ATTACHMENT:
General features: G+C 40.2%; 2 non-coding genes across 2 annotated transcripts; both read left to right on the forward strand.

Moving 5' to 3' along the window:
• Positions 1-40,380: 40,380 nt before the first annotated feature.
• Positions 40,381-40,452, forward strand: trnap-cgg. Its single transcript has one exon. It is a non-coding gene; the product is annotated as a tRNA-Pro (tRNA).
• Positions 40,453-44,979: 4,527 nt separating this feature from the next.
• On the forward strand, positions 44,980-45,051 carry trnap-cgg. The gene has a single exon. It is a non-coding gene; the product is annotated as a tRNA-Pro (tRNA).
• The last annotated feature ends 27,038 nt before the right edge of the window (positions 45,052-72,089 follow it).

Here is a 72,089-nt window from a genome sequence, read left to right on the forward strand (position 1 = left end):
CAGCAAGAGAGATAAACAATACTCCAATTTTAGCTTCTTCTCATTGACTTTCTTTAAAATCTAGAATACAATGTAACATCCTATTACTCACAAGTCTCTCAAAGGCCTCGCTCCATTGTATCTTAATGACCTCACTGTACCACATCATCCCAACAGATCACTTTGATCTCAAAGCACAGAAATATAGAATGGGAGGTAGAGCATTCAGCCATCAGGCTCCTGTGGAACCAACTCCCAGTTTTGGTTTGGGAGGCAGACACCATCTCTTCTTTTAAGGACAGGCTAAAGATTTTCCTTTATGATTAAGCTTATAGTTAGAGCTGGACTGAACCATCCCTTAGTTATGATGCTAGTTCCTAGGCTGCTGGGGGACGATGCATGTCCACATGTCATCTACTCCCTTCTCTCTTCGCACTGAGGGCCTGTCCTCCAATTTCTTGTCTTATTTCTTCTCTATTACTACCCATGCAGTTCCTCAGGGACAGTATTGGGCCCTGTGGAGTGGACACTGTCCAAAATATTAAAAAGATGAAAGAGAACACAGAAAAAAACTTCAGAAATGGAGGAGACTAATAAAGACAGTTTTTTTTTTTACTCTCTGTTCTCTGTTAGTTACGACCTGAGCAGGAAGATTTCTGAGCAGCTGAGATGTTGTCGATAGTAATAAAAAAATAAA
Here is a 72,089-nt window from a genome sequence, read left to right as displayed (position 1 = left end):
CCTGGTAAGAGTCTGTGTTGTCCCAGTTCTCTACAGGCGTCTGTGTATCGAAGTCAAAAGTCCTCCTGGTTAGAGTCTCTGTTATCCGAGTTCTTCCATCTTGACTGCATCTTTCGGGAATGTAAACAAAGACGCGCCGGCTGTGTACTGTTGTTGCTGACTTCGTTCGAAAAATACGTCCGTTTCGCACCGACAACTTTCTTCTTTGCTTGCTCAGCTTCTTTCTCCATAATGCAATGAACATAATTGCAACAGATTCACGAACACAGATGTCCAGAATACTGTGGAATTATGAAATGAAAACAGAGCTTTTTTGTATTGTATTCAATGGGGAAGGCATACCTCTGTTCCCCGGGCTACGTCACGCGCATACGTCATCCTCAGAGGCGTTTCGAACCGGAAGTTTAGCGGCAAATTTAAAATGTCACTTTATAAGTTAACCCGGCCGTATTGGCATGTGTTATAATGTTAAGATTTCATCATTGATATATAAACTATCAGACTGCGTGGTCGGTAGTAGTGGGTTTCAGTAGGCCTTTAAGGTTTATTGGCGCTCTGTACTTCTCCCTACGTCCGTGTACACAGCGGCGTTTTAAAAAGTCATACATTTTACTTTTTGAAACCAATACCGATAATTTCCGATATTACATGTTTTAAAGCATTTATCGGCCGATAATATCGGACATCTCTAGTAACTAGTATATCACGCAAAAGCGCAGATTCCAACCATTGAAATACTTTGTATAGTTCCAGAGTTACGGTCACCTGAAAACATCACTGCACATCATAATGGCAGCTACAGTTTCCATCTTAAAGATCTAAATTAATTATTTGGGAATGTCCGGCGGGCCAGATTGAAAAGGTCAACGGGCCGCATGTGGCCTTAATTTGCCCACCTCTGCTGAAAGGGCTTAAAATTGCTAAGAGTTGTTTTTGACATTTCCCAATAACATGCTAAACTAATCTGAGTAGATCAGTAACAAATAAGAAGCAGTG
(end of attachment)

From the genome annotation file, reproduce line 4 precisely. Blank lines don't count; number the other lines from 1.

• Positions 40,381-40,452, forward strand: trnap-cgg. Its single transcript has one exon. It is a non-coding gene; the product is annotated as a tRNA-Pro (tRNA).